Sun 20/09/2020 Pre-Conference Excursion & Icebreaker
Mon 21/09/2020 Opening*, Technical Sessions and Plenary Lectures, Honours, Public Evening Lecture**
Tue 22/09/2020 Technical Sessions, Conference Dinner
Wed 23/09/2020 Technical Sessions (half-day), Second and Third Excursion (both half-day, held parallel)
Thur 24/09/2020 Post-Conference Excursion
Mike Simmons (Halliburton, UK)
Who needs geoscientists? Career options in a time of energy transition
Historically, many geoscientists have been employed in searching for and extracting resources, either hydrocarbons, minerals, or water. Concerns about the environmental sustainability of geological vocations appear to be reducing the number of students studying geoscience, at least in many developed western nations. What then are the options for those wishing to pursue a career in geology? The need for geoscientists is paramount in a time of energy transition, be that in traditional spheres of employment or in what may be termed “sustainable geoscience,” although these are not mutually exclusive.
Growing global population and economic growth are likely to drive an ongoing rise in energy demand as the century progresses. Despite the growth in renewables, the energy mix for the next few decades is likely to continue to include a significant contribution from natural gas, oil, and, to a lesser extent, coal. The challenge is to be as efficient as possible in the exploration for these resources and to locate those with the lowest carbon footprint created by their exploitation (“green oil”). This means a focus on reservoir geology so that well placements and trajectories are optimized.
These skills will also allow geoscientists to contribute to solutions that may help achieve carbon neutrality targets. Carbon capture and sequestration (CCS) is likely to grow in importance and requires geoscientists who can model subsurface repositories and the behaviour of fluids injected into those repositories. Other avenues exist in engineering geology in relation to the challenges of installing new wind farms and for the construction of measures to mitigate the impacts of climate change that are already inevitable. A growing number of geologists are engaged in investigating the potential of geothermal energy.
The global improvement of living standards and society’s ongoing appetite for technology places a demand on the supply of raw materials (e.g., copper and rare earth elements) that could quickly outpace our known reserves. Geoscientists are needed to locate new deposits, including those in the oceans. As the global population continues to expand towards 11 billion people, water supply is likely to be one of the major challenges society faces as the century progresses. Hydrogeologists are needed to locate and manage aquifers as climate evolves and to protect them from pollutants.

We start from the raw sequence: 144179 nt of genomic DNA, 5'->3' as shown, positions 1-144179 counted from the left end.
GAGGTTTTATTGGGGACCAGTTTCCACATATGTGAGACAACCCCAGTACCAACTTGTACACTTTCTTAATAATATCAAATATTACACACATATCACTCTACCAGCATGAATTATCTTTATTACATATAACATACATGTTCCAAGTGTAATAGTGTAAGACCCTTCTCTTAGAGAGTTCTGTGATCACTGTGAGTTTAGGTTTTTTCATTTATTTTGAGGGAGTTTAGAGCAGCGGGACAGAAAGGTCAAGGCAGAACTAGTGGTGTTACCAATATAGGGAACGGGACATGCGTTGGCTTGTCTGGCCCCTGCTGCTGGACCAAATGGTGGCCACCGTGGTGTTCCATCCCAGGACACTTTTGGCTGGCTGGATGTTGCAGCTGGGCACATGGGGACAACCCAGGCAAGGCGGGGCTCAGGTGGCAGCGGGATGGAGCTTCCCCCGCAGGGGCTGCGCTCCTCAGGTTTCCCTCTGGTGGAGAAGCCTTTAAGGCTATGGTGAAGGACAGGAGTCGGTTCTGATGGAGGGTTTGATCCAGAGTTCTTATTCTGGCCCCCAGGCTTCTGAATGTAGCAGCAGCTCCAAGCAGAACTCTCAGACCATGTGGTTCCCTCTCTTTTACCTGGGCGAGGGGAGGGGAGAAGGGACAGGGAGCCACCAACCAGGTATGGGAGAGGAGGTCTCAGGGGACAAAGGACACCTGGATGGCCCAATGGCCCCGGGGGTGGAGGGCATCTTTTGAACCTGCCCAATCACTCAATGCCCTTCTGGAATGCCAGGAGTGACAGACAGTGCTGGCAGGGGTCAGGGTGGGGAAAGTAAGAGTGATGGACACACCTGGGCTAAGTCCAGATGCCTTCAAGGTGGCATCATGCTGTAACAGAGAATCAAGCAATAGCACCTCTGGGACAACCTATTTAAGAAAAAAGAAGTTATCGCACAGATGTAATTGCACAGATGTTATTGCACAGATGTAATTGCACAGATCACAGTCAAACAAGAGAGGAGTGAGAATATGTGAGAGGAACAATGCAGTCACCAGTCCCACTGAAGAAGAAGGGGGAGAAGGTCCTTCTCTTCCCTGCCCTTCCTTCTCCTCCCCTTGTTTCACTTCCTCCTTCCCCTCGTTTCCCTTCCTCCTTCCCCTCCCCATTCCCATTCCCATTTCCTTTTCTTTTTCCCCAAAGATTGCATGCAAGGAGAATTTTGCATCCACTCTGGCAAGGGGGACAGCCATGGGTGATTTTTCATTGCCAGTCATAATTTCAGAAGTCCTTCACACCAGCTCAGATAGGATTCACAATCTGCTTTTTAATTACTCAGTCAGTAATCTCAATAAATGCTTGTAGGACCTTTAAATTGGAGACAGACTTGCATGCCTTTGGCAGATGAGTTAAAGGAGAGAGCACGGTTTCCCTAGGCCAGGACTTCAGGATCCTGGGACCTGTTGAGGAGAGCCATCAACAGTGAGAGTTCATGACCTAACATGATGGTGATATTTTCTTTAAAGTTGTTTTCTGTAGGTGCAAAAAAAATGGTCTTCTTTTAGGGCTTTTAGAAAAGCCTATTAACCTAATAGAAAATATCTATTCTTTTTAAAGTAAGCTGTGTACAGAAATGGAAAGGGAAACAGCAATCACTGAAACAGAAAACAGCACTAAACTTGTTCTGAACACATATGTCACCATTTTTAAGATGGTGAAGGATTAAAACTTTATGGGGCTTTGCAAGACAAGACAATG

Academic geologists can provide support to all of these industrial activities, but there is also much fundamental research to be carried out. It is now over 50 years since the advent of the last major paradigm shift in geoscience – plate tectonics – another is surely overdue. We still have much to learn about processes operating in and on Earth today and in the past, and the evolution of life. Holistic Earth systems science approaches can be useful, for example, by using the past to model climate evolution. One exciting avenue is the impact of the digital revolution on geoscience. Data science is providing new scientific insights and is transforming all resource industries, contributing to efficiency and associated environmental benefits. The future geoscientist needs to be technology and data science literate, but with an underpinning of sound geoscience knowledge. We do not know where this exciting phase of technology and data science change will take geoscience, but it is clear that geoscientists will be needed to support society as it enters a period of unprecedented change.
**Public Monday evening lecture
Sabine Ladstätter (Österreichisches Archäologisches Institut, Direktorin und Grabungsleiterin in Ephesos)
Ephesos - Von einer antiken Großstadt zum Weltkulturerbe
Seit nunmehr 125 Jahren finden in Ephesos Grabungen des Österreichischen Archäologischen Instituts statt. Freigelegt wurden das Zentrum eines der größten Städte des Altertums sowie das Heiligtum der Artemis. Die aktuellen Grabungen umfassen einen Zeitraum vom Neolithikum bis in die osmanische Zeit und beschäftigen sich mit Fragen der Siedlungstopographie, von Kult und Herrschaft sowie der Übergangsperiode von byzantinischer zu türkischer Zeit. Im Vortrag werden neben einem generellen Überblick speziell die neuen Forschungsergebnisse diskutiert, aber auch die Restaurierungen und die heutige Präsentation der Ruinenstätte, die jährlich von durchschnittlich 2 Millionen Besuchern frequentiert wird, vorgestellt.